1) As you know, our site is focused on jazz and hiphop. Who are your favorite jazz
musicians from the 70′s era?
I’d have to say Bob James, Billy Wooten, Roy Ayers, Odone’ll Levy, Grant Green, Idris
Muhammed, Monty Alexander, and Azymuth, just to name a few.
2) How did you get into music and when did you decide to do it professionally?
I grew up listening to hip hop all my life, and in middle school I got into deejaying. From
deejaying I became an obsessive record collector. More so than a tape or a cd, I thought
having a 12” was a hip hop trophy. So I made it a goal to release my own 12”. Also, I didn’t
like a lot of the hip hop out at that time. I thought I could bring in a different element to the
genre, but I was still somewhat unsure because I was just a nobody; an asian kid without
industry connections. I had a few obstacles to climb, but from the release of the 12”, I was
able to tour all throughout Japan, and eventually make a career for myself, so I’m glad I put
any and all fears aside.
3) What was your first favorite jazz infused hiphop album?
It’s weird because back in the early 90′s, I didn’t even realize so much of what I was
listening to was jazz-infused. When I discovered that Nas Illmatic was mostly jazz samples,
it blew my mind. That was the point where it became solidified in my mind how much I
liked jazz. Leading up to that, I’d have to say the Tribe Called Quest album, The Low End
Theory, was my joint.
4) For Jazz-hop.com and many of our readers, we can easily say that your first album
Windmills of the Soul is a jazz-hop classic. What was your thought process in creating
Windmills? What was the actual production process like?
Well, it seems like forever ago now, haha, but I just remember making whatever I
thought moved me melodically and rhythmically. At the time when I was making the
album, there was almost nothing out in the hip hop scene that was melodic and jazz
influenced. Everything was starting to sound increasingly bland. The beats were very
monotonous so I really wanted to offer something that reminded me of what I grew up
loving hip hop for.
The process of creating the album itself took forever. It was my first album and to some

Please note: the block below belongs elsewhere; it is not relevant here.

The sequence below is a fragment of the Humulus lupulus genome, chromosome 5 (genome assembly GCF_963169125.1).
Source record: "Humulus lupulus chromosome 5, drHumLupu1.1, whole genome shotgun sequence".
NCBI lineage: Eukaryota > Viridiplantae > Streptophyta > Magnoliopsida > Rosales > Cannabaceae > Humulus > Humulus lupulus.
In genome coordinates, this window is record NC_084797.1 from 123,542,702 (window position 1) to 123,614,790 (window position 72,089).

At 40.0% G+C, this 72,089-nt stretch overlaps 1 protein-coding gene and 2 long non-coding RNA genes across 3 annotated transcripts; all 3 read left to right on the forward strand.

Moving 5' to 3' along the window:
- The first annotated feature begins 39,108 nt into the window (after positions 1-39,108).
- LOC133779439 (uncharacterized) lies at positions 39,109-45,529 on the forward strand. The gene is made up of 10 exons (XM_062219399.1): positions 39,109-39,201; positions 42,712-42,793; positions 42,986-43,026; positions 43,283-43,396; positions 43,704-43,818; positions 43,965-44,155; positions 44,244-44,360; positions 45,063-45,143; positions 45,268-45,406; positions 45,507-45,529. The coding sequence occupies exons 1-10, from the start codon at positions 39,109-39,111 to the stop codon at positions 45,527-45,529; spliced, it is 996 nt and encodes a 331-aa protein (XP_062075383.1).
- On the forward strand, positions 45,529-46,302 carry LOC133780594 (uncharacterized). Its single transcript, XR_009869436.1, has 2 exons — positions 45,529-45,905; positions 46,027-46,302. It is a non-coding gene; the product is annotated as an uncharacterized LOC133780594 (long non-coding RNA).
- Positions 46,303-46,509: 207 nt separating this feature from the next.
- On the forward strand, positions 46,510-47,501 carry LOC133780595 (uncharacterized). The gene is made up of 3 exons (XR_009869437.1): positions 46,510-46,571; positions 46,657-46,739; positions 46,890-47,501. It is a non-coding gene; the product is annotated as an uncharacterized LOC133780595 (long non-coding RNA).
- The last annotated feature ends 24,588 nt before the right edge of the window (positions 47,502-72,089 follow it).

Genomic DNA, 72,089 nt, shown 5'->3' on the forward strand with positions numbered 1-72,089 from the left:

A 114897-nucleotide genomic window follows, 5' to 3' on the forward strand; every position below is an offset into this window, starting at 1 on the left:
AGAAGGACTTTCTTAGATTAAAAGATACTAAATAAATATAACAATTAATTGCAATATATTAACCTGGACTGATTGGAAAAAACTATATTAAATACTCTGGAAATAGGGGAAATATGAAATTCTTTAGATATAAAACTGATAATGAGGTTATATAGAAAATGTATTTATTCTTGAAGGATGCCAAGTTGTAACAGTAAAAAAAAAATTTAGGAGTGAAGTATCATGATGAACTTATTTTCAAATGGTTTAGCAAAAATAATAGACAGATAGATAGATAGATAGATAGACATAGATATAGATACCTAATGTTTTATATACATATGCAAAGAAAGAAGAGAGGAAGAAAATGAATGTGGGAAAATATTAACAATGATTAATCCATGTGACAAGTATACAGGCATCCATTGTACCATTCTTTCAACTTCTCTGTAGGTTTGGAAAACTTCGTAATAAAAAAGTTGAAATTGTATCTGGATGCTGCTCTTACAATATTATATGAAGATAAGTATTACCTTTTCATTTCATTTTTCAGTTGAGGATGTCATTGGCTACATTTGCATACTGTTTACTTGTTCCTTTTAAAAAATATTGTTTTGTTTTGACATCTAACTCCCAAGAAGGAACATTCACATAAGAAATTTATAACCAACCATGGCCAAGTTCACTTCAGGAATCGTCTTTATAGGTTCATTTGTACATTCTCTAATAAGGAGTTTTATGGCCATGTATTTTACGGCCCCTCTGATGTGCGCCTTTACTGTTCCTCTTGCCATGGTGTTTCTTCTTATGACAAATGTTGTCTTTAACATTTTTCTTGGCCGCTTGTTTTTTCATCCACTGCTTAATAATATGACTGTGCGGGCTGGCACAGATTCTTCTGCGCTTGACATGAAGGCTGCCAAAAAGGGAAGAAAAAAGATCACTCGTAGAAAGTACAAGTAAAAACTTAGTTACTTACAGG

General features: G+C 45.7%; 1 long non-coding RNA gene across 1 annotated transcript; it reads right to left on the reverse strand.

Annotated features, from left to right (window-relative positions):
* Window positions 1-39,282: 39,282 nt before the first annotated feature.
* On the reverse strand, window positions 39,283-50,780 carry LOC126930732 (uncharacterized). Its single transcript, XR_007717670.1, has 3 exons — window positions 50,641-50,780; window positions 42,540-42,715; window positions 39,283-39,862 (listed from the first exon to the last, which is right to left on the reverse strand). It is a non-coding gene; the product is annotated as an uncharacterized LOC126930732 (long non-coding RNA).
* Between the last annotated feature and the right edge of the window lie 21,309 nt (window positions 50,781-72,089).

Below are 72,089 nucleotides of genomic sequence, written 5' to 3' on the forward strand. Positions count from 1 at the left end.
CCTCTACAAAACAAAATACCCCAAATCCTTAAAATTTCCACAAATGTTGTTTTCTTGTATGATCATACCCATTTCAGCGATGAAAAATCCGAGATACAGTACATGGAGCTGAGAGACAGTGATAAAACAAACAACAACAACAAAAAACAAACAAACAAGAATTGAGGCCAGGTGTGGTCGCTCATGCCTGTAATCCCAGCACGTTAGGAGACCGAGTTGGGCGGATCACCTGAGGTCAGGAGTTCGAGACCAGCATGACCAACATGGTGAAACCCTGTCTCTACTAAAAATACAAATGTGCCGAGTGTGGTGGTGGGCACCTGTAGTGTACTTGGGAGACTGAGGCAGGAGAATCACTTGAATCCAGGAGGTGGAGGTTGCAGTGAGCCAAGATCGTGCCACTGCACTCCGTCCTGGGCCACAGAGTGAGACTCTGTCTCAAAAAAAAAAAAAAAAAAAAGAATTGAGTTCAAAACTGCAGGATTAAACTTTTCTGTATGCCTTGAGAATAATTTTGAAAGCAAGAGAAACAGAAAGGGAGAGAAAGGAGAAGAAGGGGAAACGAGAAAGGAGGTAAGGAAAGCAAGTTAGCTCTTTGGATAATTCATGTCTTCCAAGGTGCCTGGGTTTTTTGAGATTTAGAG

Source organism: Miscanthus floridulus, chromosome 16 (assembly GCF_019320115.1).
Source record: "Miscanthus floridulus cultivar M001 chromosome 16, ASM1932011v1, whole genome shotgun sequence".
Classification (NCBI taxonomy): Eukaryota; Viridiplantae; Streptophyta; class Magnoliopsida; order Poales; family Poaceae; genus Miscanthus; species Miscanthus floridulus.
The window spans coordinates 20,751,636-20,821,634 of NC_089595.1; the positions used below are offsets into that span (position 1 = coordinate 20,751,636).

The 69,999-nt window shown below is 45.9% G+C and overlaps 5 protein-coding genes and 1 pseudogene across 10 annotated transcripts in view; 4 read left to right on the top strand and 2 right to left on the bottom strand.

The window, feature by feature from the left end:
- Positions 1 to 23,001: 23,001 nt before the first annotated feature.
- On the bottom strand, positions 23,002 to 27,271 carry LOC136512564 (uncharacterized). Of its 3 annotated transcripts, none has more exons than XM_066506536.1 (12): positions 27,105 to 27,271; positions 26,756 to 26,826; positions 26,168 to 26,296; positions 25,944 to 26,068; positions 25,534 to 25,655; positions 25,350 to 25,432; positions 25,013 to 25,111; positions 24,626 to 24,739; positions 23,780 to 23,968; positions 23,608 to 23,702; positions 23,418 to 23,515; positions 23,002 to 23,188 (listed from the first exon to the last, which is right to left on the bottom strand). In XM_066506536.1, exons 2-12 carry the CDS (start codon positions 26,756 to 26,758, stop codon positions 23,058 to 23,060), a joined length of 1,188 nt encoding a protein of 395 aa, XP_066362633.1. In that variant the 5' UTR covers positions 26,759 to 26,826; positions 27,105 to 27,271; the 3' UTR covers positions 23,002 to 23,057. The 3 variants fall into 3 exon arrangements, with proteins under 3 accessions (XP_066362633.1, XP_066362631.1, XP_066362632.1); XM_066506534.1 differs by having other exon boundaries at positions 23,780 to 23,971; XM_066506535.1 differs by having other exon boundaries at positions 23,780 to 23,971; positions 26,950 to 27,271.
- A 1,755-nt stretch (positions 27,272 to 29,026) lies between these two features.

degree I was a perfectionist. I didn’t want to just loop a beat and throw drums on it.
My vision back then was to make songs with solos, arrangements, and plenty of live
instruments. I grew up playing classical piano for 8 years, which i hated at the time but
interestingly enough, became an integral part of the creation of this album.
5) I heard that one of your songs In All the Wrong Places – from Windmills of the Soul –
may get the video treatment? Personally, that song is easily one of my favorites (and I
believe it deserves a video), but what made you want to do that all of the sudden?
When I released the song back in 2006, I wanted to do a music video for the song but
I didn’t know anyone I felt could really do the song justice in video form. However, this
dream of making a video to a song that so many people felt personally connected to has
remained with me. Recently, I feel that i have finally found an amazing director who can
bring my vision to life. So now, I’m utilizing Kickstarter to do it. Kickstarter is a new all-or-
nothing crowd funding website which I used to partially fund the release of my new album,
Color Theory. Kickstarter is dope because it’s not just some site where you ask your fans
for donations, but rather you involve them in the process to see your project come to reality
and you give them rewards in return for it – nobody leaves empty handed. (Editor’s Note:
click here if you want to support: http://kck.st/MB9xco)
6) Let’s talk for a moment about your new album, Color Theory. I was really impressed
with the release, and I see tremendous growth as an artist from your first album. I also
noticed a lot of jazz elements in the album as well. What were you going for with this
Thank you! Production wise, all my albums are influenced by jazz, bossa, soul and funk in
the foundation. So in this album, I just did what was natural to me and kept with my roots.
I did try to experiment a little here and there. Since the days of Windmills of the Soul, I
have gained much more experience in song writing and arrangements so my focus of this
album was to try different things in the arrangement, staying away from 16 bars and then a
chorus, but rather writing interesting bridges and builds. I also collaborated with DJ Green Tea who produced
a couple of the jazzier tracks on the album such as Love & Hate and In Time. When dude
sent me those beats, it really inspired me to write again.
7) And what about lyrically?
The name Color Theory came because I believe it can show us clues about life. For example,
in scientific color theory when you remove light from the visible spectrum you are left with
darkness. That reminded me that darkness was not created but simply the absence of light.
In this new album my lyrics talk about not only the bright parts of life but also the dark
8) The collaboration with Shing02 is an exciting event for many jazzhop fans, tell me about
the song itself and how the collaboration came about?
Shing02 is a friend of mine, and we are both from the bay area. We also grew up in the
same underground hip-hop scene but we did not know each other well at that time. A lot of
people who enjoy my music also enjoy Shingo2, so naturally I heard his name frequently years later.
This song itself is about our experiences touring in Japan and trying to catch the last train
after the show. It’s actually just a metaphor about what Japan is like.
9) Who are you listening to these days?
Geez, all kinds of random stuff. I’m catching up on my 80′s boogie soul music, new stuff
from Malaysian singer Yuna, and I listen to some of the newer rap stuff to see whats going
on these days.
Great! Thank you for your time!